He said it appears there are at least two types of virus variants circulating in India. He said B117, which is the UK variant, tends to be concentrated in New Delhi and that the 617 variant is concentrated in the worst-hit western Maharashtra state.

“Both of those have increasing capability of transmitting better and more efficiently than the original Wuhan strain a year ago,” Fauci said.

Modi imposed a two-month stringent lockdown last year on four hours’ notice. It stranded tens of millions of migrant workers who were left jobless and fled to villages with many dying along the way.

Experts say the decision helped contain the virus and bought time for the government.

India’s economy contracted by 23 per cent in April-June quarter last year and showed recovery as the restrictions were eased.

The International Monetary Fund’s (IMF) projection of 12.5pc growth in 2021-22 financial year, beginning April, is expected to suffer again with the surge in infections.

Modi’s policy of selected lockdowns is being supported by some experts, including Vineeta Bal, a scientist at the National Institute of Immunology.

She said different states have different needs, and local particularities need to be taken into account for any policy to work.

In most instances, in places where health infrastructure and expertise are good, localised restrictions at the level of a state, or even a district, are a better way to curb the spread of infections, said Bal.

“A centrally mandated lockdown will just be inappropriate,” she said.

Dr Yogesh Jain Ganiyari of the Peoples Health Support Group, a low-cost public health programme in the central state of Chhattisgarh, said that scientifically, lockdowns are the most effective way of curbing infections.

“But we don’t live in a lab. We need to take into account the humanitarian aspect,” said Ganiyari.

“Those who look at lockdowns just as disease control mechanisms are heartless. You have to think about the people.”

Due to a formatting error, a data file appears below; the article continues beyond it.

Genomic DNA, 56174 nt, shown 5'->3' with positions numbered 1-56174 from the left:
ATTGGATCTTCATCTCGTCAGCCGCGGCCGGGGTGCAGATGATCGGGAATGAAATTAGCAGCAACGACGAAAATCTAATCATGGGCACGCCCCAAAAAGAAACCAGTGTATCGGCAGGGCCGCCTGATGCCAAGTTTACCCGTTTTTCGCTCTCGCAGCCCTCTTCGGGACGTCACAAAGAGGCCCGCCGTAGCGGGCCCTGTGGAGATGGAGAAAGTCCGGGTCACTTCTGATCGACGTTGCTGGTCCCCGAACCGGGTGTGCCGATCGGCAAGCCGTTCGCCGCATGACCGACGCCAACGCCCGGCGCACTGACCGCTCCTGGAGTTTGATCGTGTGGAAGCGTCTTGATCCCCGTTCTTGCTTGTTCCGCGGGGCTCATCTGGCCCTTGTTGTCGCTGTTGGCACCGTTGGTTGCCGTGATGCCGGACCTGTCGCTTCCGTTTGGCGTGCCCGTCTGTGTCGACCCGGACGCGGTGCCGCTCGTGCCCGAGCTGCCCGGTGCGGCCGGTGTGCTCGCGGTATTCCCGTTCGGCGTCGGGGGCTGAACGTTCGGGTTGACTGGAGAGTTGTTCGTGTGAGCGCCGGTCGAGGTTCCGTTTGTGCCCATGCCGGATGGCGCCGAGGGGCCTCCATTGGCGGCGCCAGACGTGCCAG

Opinion

The curse of irrelevance
24 Jul 2021

The curse of irrelevance

Fear, in essence, is a powerful de-motivator for those who believe their success lies in lazy public validation...
Good & bad Muslims
Updated 24 Jul 2021

Good & bad Muslims

It is essential to interrogate the wider epidemic of violence.
The Afghan stalemate
Updated 21 Jul 2021

The Afghan stalemate

The Taliban cannot think of ruling Afghanistan without international legitimacy.

Editorial

Cyberattack on rights
Updated 24 Jul 2021

Cyberattack on rights

A COLLABORATIVE investigation into a data leak of software sold by the Israeli surveillance company NSO Group has ...
24 Jul 2021

Sleeper cells

THERE was a time not too long ago when militant groups had unleashed a reign of terror in Pakistan, resulting in...
24 Jul 2021

Prisoners’ return

THE families of 62 Pakistani prisoners who had been imprisoned in Saudi Arabia had reason to rejoice this Eid as...
India’s admission
Updated 24 Jul 2021

India’s admission

It was no secret that India had been manoeuvring behind the scenes to ensure that Pakistan remained on the grey list.
EU headscarf ban
Updated 23 Jul 2021

EU headscarf ban

Moves by the EU to curtail the religious freedoms of Muslims and others in the bloc need to be reviewed.
Disposal of offal
Updated 22 Jul 2021

Disposal of offal

The least people can do is to make an effort and dump entrails in designated areas.